Monday, March 30, 2015

Memoirs re Combined Operations

"DAD, WELL DONE" Navy Memoirs 11
by L/S Coxswain Doug Harrison

Comox is near top-centre on a painted map found in Victoria, BC


Then I went to Givenchy III, known as Cowards Cove, at Comox on Vancouver Island. It was absolute heaven there. Just normal routine; I trained a few zombies on cutters, and played ball five or six times a week under a good coach.

At Comox, in "absolute heaven": "I played ball five or six times a week"
D. H., front far left; George 'Hobie' Hobson, coach, top far left

I also looked after Captain Windyers sailboat and prepared it when he wished to go for a sail. One day quite a wind was blowing and I was called by the captain to prepare the boat for sailing.

First thing I did was drop the drop keel and it sheered its bolt stoppers and plummeted into twenty feet of ocean. Diving would not raise it because we could not dive low enough, but by means of a wire we hooked a hole and retrieved it and soon the sailboat was ready to sail. “Isn’t it a bit windy today, sir, for sailing such a small craft?” I said. “I’ll be the judge of that,” he remarked. He hadn’t gone a hundred fathoms when the sailboat tipped over and he was bottoms up. We rescued him with an LCM barge, and when he came ashore - hair flattened and really soaked - he never even glanced my way. I wouldn’t have either.

At Givenchy III I passed professionally for my Leading Seaman rating and Acting Coxswain, classed very good.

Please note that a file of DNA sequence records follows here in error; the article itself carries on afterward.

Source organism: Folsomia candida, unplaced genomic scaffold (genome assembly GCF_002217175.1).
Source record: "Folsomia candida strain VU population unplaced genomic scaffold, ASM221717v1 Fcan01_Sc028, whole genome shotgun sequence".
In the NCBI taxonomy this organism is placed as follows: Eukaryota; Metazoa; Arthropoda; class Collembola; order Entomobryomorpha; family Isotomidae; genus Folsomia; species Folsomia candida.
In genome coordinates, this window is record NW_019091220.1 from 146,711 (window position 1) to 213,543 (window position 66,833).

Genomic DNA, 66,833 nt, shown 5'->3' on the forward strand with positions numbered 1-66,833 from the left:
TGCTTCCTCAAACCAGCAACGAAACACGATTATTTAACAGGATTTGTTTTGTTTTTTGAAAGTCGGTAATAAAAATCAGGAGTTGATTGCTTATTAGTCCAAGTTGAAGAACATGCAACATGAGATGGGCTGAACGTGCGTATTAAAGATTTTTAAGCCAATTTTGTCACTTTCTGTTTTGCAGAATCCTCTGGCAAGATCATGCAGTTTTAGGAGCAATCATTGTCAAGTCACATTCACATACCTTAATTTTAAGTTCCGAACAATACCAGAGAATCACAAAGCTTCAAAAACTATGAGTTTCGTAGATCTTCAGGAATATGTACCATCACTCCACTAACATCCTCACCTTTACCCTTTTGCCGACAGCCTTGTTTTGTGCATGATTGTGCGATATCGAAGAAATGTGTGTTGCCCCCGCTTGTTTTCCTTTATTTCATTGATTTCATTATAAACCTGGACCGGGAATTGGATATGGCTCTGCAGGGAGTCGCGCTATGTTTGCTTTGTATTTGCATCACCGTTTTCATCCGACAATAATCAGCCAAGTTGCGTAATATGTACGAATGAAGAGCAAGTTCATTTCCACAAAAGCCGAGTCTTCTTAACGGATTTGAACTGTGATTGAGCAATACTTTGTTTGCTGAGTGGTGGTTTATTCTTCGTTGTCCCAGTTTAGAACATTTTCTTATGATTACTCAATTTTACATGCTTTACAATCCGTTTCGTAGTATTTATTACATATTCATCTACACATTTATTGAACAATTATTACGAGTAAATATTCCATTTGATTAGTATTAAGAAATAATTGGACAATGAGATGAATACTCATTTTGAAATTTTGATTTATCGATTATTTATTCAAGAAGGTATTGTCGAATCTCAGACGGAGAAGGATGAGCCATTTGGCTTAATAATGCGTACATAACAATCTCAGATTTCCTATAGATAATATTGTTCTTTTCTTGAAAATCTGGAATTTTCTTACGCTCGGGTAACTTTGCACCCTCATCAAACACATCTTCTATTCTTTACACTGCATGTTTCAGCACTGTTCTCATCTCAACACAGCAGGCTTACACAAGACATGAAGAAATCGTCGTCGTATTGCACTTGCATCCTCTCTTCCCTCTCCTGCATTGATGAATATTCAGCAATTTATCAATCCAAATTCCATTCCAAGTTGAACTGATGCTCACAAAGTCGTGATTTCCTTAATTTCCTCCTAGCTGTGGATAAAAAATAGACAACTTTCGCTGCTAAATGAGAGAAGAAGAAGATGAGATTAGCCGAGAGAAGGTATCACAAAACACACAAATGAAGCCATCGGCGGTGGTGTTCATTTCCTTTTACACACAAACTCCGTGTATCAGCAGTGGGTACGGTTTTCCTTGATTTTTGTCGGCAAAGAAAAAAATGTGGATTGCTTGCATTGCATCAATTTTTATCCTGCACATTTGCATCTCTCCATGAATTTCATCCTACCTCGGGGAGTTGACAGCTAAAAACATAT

Riverside Hotel* is at top of the hill, trees shading its porch

We used to go to the Riverside Hotel in Courtenay and rent room number 14 because it had a window that opened into an alley just about hip high. Then we proceeded to drink Riverside dry, go to a dance and return to the room and find another dozen sailors who had come in the alley window. The room was crammed, and when we left on Sunday morning the manager’s head turned to and fro, like someone watching a ping pong game. He was utterly astounded but never called a halt because we were such nice guys.

I had a fight with an OPP Constable named Carson. I was drunk and he asked me for my I.D. card. I took a punch at him, missed him by a pole length and he assisted me to the cruiser, he was very kind. He had a hammer lock on me so didn’t open the door, he just put me through the open back window. You know, that shoulder is still sore. He took me to jail, but the cell was already packed with sailors and cleaning equipment, i.e., mops, brooms, etc. They lit the equipment on fire and smoke forced us all out. He didn’t like me because our team used to beat his team at ball. Big sissy. Poor loser.

Doug Harrison (left) with Chuck ‘Rosie’ Rose 

At Givenchy L/Sea Rose and I took a job washing dishes, but we gave everyone to understand that we had to be at the beach at 1300 hours (1:00 p.m.). There were 150 ratings to start but many were shipped out. If we were going to be late we grabbed dishes half full and said, “you’re done”, because we couldn’t keep the girls waiting.